Standard Chartered Marathon draws early birds

Over 2,500 slots taken up at launch; security at Dec 1 race to be enhanced

There were no Hello Kitty toys on offer, neither were there any N95 masks for sale. But Raymond Tan still made it his mission to be first in line - even if it meant that he would have to queue for more than 24 hours.

His goal: to be among the early birds for this year's Standard Chartered Marathon Singapore launch so he could sign up his team of colleagues.

Tan was glad he made the effort. All 300 slots for the Ekiden (relay) category of the Dec 1 race, which he was eyeing, were taken up in 40 minutes.

Said the 41-year-old, who took two days of leave from his job in the operations department at Jurong Port: "I aimed to be the first in line as in previous years the slots to the Ekiden sold out really fast. I did not want to disappoint my colleagues as I am the one who encouraged them to join in this event together."

He was in line at the Waterfront Promenade @ Marina Bay from 8.30am on Wednesday, well ahead of yesterday's 11am launch.

By Wednesday night, more than 20 other running enthusiasts had joined him, eager to be the first in town to fill up this year's 62,000 slots, up from 60,000 last year.

More than 2,500 slots found takers at yesterday's launch.

The first 300 in line received a Seiko timer alarm clock while the next 500 got a limited-edition gym bag - in addition to their race goodie bag.

Online registration for the race, which won the Best Local Event of the Year 2012 at the Singapore Sports Awards, opened at 6pm yesterday.

Acting Minister for Culture, Community and Youth Lawrence Wong, guest of honour at yesterday's launch, is hoping to feature in this year's race.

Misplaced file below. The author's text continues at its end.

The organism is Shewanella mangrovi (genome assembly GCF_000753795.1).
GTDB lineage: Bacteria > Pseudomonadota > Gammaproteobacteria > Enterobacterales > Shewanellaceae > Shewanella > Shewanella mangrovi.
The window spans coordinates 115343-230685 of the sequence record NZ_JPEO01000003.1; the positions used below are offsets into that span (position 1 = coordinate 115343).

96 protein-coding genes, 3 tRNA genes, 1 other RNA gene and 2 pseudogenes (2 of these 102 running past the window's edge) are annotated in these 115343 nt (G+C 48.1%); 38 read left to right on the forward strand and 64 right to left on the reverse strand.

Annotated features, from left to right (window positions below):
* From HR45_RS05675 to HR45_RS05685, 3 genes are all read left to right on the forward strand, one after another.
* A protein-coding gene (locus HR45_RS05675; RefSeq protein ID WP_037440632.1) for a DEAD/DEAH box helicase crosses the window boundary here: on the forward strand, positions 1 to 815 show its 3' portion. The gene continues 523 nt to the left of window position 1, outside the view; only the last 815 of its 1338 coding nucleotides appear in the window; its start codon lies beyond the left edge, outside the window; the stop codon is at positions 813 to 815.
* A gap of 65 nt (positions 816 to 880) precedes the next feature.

Said Mr Wong, who turns 40 this year: "I've done three (marathons) in my lifetime. I'm not sure if I can do another one at this age, at this particular level of physical conditioning, but I'll see what I can do this year."

Chief executive of the Singapore Sports Council (SSC), Lim Teck Yin, said that in the light of the Boston Marathon bombings in April, security will be stepped up at the start and end points.

SSC is also reviewing the need for a bag deposit area.

It has pledged $2 from every race entry to SportsCares, a new philanthropic organisation which aims to use sports for social good.

This year's edition marks the end of Standard Chartered Bank's (SCB) $9.75 million, three-year sponsorship deal.

Officials were tight-lipped on whether there will be a renewal and it is believed that negotiations have not started.

Said Ray Ferguson, chief executive of Stanchart Singapore: "We have been behind this since 2002 and this is the 12th year. This race is synonymous with the SCB.

"We've got a great association with it. We are very pleased with our partnership with the SSC and we will continue to discuss it."

The SSC, however, is likely to announce the winner of a tender - to outsource future editions of the marathon - soon.

Three companies - Enterprise Sports Group, HiVelocity and Spectrum Worldwide - are vying to take over the rights of the race.

The contract is believed to be for four years.